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TV Review: Reaper – “A New Hope”

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Before watching last night's season premiere of Reaper, "A New Hope," I read several unpromising critical reviews on the show, so I wasn't sure what to expect.  As much as I love reading Maureen Ryan (Chicago Tribune) and Alan Sepinwall (The Star-Ledger), they weren’t very kind in their reviews of the first three episodes of Reaper, harping on them as being nothing new.  Granted, I’m at a disadvantage of not seeing the latter two episodes, but that “same old same old” is actually why I'm happy with last night’s episode.  Television has been such a drag lately, and going back to something familiar and fun is an appealing alternative to another group of inferior contestants on American Idol.  My TiVo took over the duties for that show.

The gang is back, and familiar feels good.  Deconstructing Reaper doesn’t exactly take rocket science.  It’s a fun goofy show that wants you to take it at face value.  The camaraderie of Sam, Sock, and Ben is better than ever, especially Ben, who proves his worth this time.  The Devil still makes me laugh out loud, too, reminding me why I keep watching. 

I didn't mind the same MO for it works.  This week’s assignment of capturing of 40 souls with a cattle prod makes its point, that when Sam is forced to think he actually entertains us. Sock's troubles, as usual, are amusing, this time when he meets his step sister.  She’s oriental, hot, and has a very strange “big brother” complex, tickle fights and all.  It’s quite sad that Sock and Kristen have way more sexual chemistry than Sam and Andi, whose time on the screen again felt like filler, dragging the episode a little.  That’s probably why I always find myself rooting against them.  It's a downside I can gloss over, though.

“A New Hope” is not short on laughs, like Sock’s blackmail of Ted to get their jobs back.  There’s also the all-night drunken bender, complete with pizza box outfit and bad hair, just to come up with the quick idea to get the demons drunk (score one for Ben!).  Also, in a hilarious visual, Sam is lowered via rope over the sleeping demons, hovering to the sounds of “The Nutcracker,” with cattle prod filling in nicely as a fairy dusted wand.  The gut-grabbing moment for me, though, comes when Sam, using a cheesy picture book on Satan, summons his supposed real dad.  He draws the circle and pentagram with chalk on the storeroom floor (a la Supernatural) and recites the summoning words, which are hardly the fancy Latin and elaborate phrases one would expect for this sort of thing. The Devil appears behind him and Sam is in awe that it worked.  The Devil cleverly points out that it didn’t, since his pentagram looks like the Star of David.  “Mazltov!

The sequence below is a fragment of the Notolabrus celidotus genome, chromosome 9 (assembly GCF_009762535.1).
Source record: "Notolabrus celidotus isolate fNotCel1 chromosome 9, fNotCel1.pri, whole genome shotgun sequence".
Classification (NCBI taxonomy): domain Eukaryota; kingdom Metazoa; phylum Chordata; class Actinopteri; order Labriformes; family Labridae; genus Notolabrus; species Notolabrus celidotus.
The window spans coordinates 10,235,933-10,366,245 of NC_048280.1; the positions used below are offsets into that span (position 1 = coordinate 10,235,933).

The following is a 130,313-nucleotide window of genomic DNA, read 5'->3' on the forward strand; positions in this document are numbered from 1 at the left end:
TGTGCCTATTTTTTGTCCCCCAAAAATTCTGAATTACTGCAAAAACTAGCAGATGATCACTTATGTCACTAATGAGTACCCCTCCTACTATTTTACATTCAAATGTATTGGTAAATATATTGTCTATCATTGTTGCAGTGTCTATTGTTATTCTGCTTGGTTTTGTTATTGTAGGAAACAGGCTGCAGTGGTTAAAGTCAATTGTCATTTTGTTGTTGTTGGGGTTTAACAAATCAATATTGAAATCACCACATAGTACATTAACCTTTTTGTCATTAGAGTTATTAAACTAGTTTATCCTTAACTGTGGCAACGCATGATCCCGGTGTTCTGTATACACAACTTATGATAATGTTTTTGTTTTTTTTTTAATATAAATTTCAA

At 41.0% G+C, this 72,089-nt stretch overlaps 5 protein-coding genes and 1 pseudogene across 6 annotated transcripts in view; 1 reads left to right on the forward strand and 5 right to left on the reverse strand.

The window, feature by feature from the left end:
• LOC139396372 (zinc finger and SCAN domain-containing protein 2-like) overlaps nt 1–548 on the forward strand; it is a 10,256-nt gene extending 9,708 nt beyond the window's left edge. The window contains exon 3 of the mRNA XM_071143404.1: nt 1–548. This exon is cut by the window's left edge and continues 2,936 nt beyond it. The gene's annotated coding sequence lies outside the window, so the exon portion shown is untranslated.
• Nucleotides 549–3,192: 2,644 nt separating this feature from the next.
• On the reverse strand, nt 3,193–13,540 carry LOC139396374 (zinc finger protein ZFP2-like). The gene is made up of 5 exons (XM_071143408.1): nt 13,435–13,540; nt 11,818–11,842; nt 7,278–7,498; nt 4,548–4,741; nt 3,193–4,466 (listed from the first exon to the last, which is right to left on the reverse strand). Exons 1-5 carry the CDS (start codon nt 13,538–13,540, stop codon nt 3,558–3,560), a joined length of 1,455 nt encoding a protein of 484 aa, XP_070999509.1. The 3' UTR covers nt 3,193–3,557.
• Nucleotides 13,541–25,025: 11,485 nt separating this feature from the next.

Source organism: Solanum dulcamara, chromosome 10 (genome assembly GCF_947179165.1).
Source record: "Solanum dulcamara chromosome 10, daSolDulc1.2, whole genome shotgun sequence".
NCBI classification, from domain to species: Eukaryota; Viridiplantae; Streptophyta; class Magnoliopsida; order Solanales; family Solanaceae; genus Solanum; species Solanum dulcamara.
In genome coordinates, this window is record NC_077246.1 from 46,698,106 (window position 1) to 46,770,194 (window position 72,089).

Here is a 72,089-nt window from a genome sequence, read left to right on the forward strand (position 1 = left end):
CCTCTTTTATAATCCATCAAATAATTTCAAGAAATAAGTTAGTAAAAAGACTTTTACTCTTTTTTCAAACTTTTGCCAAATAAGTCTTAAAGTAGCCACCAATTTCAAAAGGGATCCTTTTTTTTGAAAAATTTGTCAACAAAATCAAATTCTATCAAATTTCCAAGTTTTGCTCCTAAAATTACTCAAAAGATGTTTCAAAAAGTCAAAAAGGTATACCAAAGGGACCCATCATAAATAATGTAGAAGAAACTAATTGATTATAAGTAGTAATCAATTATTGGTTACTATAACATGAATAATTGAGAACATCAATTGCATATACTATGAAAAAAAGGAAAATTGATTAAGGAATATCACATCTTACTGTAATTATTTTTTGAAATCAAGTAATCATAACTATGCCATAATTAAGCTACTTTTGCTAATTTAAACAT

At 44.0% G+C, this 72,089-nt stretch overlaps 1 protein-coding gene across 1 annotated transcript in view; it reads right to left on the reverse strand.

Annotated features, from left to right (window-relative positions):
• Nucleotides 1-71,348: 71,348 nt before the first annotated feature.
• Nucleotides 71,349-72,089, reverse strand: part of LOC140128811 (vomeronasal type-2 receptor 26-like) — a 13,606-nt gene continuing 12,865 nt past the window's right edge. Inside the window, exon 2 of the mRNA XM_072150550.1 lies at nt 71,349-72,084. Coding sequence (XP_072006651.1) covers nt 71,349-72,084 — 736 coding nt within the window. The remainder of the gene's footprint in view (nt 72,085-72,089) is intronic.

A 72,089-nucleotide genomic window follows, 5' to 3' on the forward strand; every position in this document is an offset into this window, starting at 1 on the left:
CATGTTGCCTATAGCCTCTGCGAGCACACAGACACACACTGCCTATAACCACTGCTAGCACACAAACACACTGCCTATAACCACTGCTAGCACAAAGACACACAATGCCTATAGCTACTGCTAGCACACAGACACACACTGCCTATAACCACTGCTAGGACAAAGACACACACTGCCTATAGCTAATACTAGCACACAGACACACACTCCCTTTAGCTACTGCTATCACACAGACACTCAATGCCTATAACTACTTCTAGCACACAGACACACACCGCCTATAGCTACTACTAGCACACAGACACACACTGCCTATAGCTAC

In what I find to be a promising twist, the dynamic between The Devil and Sam changes.  The Devil won’t go soft on Sam because they’re father and son (although I still question this supposed fact), calling him a “dud” just like the many others sires that disappointed him for not bringing Hell on earth.  This doesn’t stop Sam one bit, and while fueled on hope after meeting someone that got out of his devil deal, Sam doesn’t let The Devil get the better of him in the end.  The Devil throws Sam out of his car, appalled by this newfound perky attitude in his minion but at the same time encouraged by his potential for evil.  Given their already strange relationship, any new developments just keep it fun.

I know that Reaper will never win critical acclaim or awards.  Heck, a third season is very much in doubt.  But for those of us that have grown to like these characters and want to have an hour of familiar mindless fun, it fits the bill nicely.  I’ll be watching again next week.  Welcome back, show!

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